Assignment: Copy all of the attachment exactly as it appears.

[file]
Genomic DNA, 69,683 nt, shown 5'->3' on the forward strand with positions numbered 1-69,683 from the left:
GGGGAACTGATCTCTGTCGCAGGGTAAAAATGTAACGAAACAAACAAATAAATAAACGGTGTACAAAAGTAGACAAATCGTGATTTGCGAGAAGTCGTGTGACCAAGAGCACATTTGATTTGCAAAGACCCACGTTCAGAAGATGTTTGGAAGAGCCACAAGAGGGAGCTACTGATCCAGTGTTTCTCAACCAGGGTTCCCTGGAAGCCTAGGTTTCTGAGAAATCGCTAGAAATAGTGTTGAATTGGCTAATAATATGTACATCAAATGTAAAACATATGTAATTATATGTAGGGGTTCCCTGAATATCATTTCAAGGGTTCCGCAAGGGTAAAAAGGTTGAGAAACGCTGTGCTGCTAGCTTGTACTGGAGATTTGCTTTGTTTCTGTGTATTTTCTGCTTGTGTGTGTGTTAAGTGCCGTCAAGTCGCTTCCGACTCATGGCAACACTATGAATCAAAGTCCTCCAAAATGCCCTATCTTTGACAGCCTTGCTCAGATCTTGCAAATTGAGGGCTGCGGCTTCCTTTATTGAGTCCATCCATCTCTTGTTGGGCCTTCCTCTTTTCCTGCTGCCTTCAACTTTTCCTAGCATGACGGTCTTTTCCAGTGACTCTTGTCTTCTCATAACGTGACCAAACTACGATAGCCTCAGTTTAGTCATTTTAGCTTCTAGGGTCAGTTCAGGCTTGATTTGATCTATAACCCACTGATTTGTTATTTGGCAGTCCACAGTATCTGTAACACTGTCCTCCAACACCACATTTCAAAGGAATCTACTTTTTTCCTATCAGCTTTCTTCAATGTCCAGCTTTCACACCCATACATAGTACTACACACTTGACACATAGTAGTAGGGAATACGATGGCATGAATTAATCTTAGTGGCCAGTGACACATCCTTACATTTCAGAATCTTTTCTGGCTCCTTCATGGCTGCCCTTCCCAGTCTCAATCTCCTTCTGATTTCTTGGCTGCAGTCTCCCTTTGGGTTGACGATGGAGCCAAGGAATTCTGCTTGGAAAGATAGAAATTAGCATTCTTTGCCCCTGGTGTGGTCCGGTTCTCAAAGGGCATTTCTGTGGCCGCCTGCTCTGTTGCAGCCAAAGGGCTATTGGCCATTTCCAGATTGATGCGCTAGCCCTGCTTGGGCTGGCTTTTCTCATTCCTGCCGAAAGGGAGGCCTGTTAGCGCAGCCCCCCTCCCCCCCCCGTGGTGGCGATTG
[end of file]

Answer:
Genomic DNA, 69,683 nt, shown 5'->3' on the forward strand with positions numbered 1-69,683 from the left:
GGGGAACTGATCTCTGTCGCAGGGTAAAAATGTAACGAAACAAACAAATAAATAAACGGTGTACAAAAGTAGACAAATCGTGATTTGCGAGAAGTCGTGTGACCAAGAGCACATTTGATTTGCAAAGACCCACGTTCAGAAGATGTTTGGAAGAGCCACAAGAGGGAGCTACTGATCCAGTGTTTCTCAACCAGGGTTCCCTGGAAGCCTAGGTTTCTGAGAAATCGCTAGAAATAGTGTTGAATTGGCTAATAATATGTACATCAAATGTAAAACATATGTAATTATATGTAGGGGTTCCCTGAATATCATTTCAAGGGTTCCGCAAGGGTAAAAAGGTTGAGAAACGCTGTGCTGCTAGCTTGTACTGGAGATTTGCTTTGTTTCTGTGTATTTTCTGCTTGTGTGTGTGTTAAGTGCCGTCAAGTCGCTTCCGACTCATGGCAACACTATGAATCAAAGTCCTCCAAAATGCCCTATCTTTGACAGCCTTGCTCAGATCTTGCAAATTGAGGGCTGCGGCTTCCTTTATTGAGTCCATCCATCTCTTGTTGGGCCTTCCTCTTTTCCTGCTGCCTTCAACTTTTCCTAGCATGACGGTCTTTTCCAGTGACTCTTGTCTTCTCATAACGTGACCAAACTACGATAGCCTCAGTTTAGTCATTTTAGCTTCTAGGGTCAGTTCAGGCTTGATTTGATCTATAACCCACTGATTTGTTATTTGGCAGTCCACAGTATCTGTAACACTGTCCTCCAACACCACATTTCAAAGGAATCTACTTTTTTCCTATCAGCTTTCTTCAATGTCCAGCTTTCACACCCATACATAGTACTACACACTTGACACATAGTAGTAGGGAATACGATGGCATGAATTAATCTTAGTGGCCAGTGACACATCCTTACATTTCAGAATCTTTTCTGGCTCCTTCATGGCTGCCCTTCCCAGTCTCAATCTCCTTCTGATTTCTTGGCTGCAGTCTCCCTTTGGGTTGACGATGGAGCCAAGGAATTCTGCTTGGAAAGATAGAAATTAGCATTCTTTGCCCCTGGTGTGGTCCGGTTCTCAAAGGGCATTTCTGTGGCCGCCTGCTCTGTTGCAGCCAAAGGGCTATTGGCCATTTCCAGATTGATGCGCTAGCCCTGCTTGGGCTGGCTTTTCTCATTCCTGCCGAAAGGGAGGCCTGTTAGCGCAGCCCCCCTCCCCCCCCCGTGGTGGCGATTG